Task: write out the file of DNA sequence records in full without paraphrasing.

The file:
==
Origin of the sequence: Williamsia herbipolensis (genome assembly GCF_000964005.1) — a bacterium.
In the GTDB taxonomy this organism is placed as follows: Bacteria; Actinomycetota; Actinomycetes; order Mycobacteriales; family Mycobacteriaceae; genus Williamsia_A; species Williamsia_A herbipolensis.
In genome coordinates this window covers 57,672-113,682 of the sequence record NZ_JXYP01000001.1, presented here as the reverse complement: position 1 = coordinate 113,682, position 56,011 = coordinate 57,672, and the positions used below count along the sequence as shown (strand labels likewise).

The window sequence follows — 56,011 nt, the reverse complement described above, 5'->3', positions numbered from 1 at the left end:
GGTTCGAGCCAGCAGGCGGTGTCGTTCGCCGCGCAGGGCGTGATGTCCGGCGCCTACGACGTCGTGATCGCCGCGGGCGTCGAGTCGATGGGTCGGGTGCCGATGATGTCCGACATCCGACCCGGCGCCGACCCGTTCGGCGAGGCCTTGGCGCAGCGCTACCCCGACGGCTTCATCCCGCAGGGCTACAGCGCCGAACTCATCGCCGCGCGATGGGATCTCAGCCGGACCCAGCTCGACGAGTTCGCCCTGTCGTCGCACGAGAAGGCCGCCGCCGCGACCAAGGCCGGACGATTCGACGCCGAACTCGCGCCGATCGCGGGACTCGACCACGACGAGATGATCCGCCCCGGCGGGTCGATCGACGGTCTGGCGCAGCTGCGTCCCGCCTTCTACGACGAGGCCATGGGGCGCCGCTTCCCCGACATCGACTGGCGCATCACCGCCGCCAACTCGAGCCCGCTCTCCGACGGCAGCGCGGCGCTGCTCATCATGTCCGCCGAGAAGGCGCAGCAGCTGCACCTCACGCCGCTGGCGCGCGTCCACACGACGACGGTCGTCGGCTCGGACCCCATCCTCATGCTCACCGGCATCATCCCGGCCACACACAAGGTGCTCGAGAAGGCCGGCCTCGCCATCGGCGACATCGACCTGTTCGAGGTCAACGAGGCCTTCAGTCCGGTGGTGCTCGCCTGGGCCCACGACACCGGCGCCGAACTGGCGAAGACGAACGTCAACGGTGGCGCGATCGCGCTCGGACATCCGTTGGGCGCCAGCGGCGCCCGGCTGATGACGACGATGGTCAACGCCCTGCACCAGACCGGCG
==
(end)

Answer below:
Origin of the sequence: Williamsia herbipolensis (genome assembly GCF_000964005.1) — a bacterium.
In the GTDB taxonomy this organism is placed as follows: Bacteria; Actinomycetota; Actinomycetes; order Mycobacteriales; family Mycobacteriaceae; genus Williamsia_A; species Williamsia_A herbipolensis.
In genome coordinates this window covers 57,672-113,682 of the sequence record NZ_JXYP01000001.1, presented here as the reverse complement: position 1 = coordinate 113,682, position 56,011 = coordinate 57,672, and the positions used below count along the sequence as shown (strand labels likewise).

The window sequence follows — 56,011 nt, the reverse complement described above, 5'->3', positions numbered from 1 at the left end:
GGTTCGAGCCAGCAGGCGGTGTCGTTCGCCGCGCAGGGCGTGATGTCCGGCGCCTACGACGTCGTGATCGCCGCGGGCGTCGAGTCGATGGGTCGGGTGCCGATGATGTCCGACATCCGACCCGGCGCCGACCCGTTCGGCGAGGCCTTGGCGCAGCGCTACCCCGACGGCTTCATCCCGCAGGGCTACAGCGCCGAACTCATCGCCGCGCGATGGGATCTCAGCCGGACCCAGCTCGACGAGTTCGCCCTGTCGTCGCACGAGAAGGCCGCCGCCGCGACCAAGGCCGGACGATTCGACGCCGAACTCGCGCCGATCGCGGGACTCGACCACGACGAGATGATCCGCCCCGGCGGGTCGATCGACGGTCTGGCGCAGCTGCGTCCCGCCTTCTACGACGAGGCCATGGGGCGCCGCTTCCCCGACATCGACTGGCGCATCACCGCCGCCAACTCGAGCCCGCTCTCCGACGGCAGCGCGGCGCTGCTCATCATGTCCGCCGAGAAGGCGCAGCAGCTGCACCTCACGCCGCTGGCGCGCGTCCACACGACGACGGTCGTCGGCTCGGACCCCATCCTCATGCTCACCGGCATCATCCCGGCCACACACAAGGTGCTCGAGAAGGCCGGCCTCGCCATCGGCGACATCGACCTGTTCGAGGTCAACGAGGCCTTCAGTCCGGTGGTGCTCGCCTGGGCCCACGACACCGGCGCCGAACTGGCGAAGACGAACGTCAACGGTGGCGCGATCGCGCTCGGACATCCGTTGGGCGCCAGCGGCGCCCGGCTGATGACGACGATGGTCAACGCCCTGCACCAGACCGGCG